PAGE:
Colorless green ideas sleep furiously.

- Noam Chomsky, Syntactic Structures

Saturday, 25 May 2013

Goldilocks services

Github is a document store. Each repository is a document. Transactions are easy to execute within a
document and only eventually consistent across documents.

If your documents are too large, the scope of your transactions will be excessive, and you will get contention. If your documents are too small, the scope of your transactions will be insufficient, and you will be forced to manage changes across multiple transactions.

Each service is an aggregate root, so design them so that they can be evolved independently. 

Saturday, 18 May 2013

Second order poka-yoke

Poka-yoke is the practice of "mistake-proofing" - designing interfaces in ways that prevent users from making mistakes.

Continuous integration is a form of poka-yoke for software development. Developers are prevented from releasing (obviously) broken software to production by a battery of tests.

However, poka-yoke is about designing to mitigate specific user mistakes (at least as I understand Shingo's definition). In other words, it's about putting up safety barriers between users and anticipated failure modes.

How much better to develop in a software ecosystem that discourages not only the occurrence of mistakes, but encourages the growth of designs that do not admit the possibility of these mistakes.

My colleague Gurpreet Luthra cites the example of making heat-resistant bolts a different size to ordinary ones so that they cannot be accidentally interchanged. However, were the design to be simplified so that the engine was a single piece of metal, bolts would not be required at all.

Sometimes simplification is possible. Other times essential elements of the domain force us to introduce scope for error. Perhaps engines could be constructed differently to simplify assembly. Perhaps not. The only way to tell the difference is to be constantly vigilant for the possibility of eliminating accidental complexity.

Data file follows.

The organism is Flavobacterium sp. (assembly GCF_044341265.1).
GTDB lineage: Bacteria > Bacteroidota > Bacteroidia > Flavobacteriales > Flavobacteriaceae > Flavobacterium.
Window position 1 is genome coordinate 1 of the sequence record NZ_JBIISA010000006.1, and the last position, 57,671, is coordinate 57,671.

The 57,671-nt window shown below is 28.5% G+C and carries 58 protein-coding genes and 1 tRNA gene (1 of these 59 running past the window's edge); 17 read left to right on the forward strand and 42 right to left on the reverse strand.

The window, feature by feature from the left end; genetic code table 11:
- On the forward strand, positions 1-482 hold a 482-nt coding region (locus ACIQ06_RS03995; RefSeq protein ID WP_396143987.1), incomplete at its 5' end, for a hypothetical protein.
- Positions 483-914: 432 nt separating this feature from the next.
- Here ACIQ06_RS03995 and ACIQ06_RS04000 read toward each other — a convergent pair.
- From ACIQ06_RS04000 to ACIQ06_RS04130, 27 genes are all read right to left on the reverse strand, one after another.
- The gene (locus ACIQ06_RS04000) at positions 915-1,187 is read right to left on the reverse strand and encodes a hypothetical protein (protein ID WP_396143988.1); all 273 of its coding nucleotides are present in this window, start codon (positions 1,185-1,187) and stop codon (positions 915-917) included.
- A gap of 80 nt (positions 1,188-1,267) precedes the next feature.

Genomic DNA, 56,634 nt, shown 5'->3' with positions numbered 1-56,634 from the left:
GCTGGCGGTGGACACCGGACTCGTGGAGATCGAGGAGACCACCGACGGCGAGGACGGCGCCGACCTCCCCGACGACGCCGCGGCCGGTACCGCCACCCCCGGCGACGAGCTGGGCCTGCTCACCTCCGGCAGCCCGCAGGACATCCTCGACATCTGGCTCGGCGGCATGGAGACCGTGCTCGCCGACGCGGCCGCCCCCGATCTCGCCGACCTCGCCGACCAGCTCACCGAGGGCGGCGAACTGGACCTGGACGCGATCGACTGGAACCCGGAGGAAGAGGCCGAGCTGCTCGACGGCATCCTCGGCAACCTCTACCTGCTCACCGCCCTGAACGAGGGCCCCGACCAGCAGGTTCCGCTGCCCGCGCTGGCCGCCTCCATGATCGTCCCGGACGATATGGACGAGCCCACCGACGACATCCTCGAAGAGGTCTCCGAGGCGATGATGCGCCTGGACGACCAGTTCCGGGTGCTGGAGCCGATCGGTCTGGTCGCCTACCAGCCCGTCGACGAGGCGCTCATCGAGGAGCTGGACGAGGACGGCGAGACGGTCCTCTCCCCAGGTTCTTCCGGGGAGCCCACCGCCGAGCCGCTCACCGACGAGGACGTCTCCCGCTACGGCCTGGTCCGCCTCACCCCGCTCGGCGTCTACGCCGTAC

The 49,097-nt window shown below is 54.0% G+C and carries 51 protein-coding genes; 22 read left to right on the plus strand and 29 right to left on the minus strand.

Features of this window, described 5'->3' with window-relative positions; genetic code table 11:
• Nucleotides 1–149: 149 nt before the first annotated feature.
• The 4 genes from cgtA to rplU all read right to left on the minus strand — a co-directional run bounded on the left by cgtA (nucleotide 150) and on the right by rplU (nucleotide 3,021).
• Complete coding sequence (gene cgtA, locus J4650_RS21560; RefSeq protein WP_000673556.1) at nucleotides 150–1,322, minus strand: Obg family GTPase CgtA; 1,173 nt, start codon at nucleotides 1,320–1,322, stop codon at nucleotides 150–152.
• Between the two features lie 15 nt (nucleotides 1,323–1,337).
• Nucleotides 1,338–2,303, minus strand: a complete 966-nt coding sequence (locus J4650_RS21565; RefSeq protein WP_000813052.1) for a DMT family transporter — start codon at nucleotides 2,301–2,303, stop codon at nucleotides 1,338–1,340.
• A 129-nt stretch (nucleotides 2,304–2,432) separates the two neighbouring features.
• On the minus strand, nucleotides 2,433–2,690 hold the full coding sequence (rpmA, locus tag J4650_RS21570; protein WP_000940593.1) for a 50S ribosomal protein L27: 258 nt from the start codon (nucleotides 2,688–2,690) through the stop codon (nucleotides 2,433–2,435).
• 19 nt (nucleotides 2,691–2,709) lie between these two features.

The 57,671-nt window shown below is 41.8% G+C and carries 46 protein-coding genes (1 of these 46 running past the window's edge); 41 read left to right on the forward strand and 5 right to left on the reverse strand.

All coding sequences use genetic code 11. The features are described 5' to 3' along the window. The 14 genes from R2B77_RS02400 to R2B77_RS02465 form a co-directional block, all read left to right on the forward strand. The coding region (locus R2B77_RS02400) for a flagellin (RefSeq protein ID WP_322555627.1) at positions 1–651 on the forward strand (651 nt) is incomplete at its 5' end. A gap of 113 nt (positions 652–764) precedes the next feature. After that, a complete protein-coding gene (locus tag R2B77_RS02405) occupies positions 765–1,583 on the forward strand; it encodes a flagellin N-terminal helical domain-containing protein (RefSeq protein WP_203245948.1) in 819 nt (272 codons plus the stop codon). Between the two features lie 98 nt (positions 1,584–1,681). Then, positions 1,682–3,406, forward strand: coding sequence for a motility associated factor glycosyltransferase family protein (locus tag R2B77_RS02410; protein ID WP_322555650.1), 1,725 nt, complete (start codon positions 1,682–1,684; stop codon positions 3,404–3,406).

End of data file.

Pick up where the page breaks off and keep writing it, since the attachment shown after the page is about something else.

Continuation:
Having thorough test coverage is good. Preventing the complexity that disrupts developers' ability to comprehend the system well enough to avoid mistakes is better.

Simple designs can not only make mistakes avoidable, they can make them literally inconceivable. By that construction, you could consider a disciplined pursuit of simplicity second-order poka-yoke.

Saturday, 11 May 2013

Fixation and variability

While explaining Why Everyone (Eventually) Hates (or Leaves) Maven, Neal Ford divides extensible software into two categories: composable and contextual.

Contextual software is best exemplified by plugin architectures - new features are added by slotting code into explicitly provided extension points. Composable software is best exemplified by the Unix ecosystem - new features are added by wiring together a combination of existing and custom components.

So what is it about contextual systems that provokes such hatred?

The key problem when making software extensible is where to put the variability. I have a fixed set of core features, but I also want others to contribute extra features that vary depending on their needs. How do I bind the fixed and variable functionality together so that they form a coherent system?

Maven accommodates variability like a classic contextual system. The promise (and the curse) of Maven is the consistency of its build lifecycle. There is a place for everything, and everything must be in its place. Maven affords very little flexibility on the relationship between variable additions and its fixed feature set.

Rake, on the other hand, empowers developers by allowing extension via a general purpose programming language. Rake qualifies as a composable system because any means of adding new functionality that can be expressed in Ruby can be used to extend it.

In composable systems, orchestration is variable. In contextual systems, orchestration is fixed. Keeping the means of combination in userland is an additional burden on those who would extend your system, but it's more than offset by the flexibility and power they enjoy in the long term.

Your software will grow, but your relationship with Maven won't. If When that happens, it's time to leave.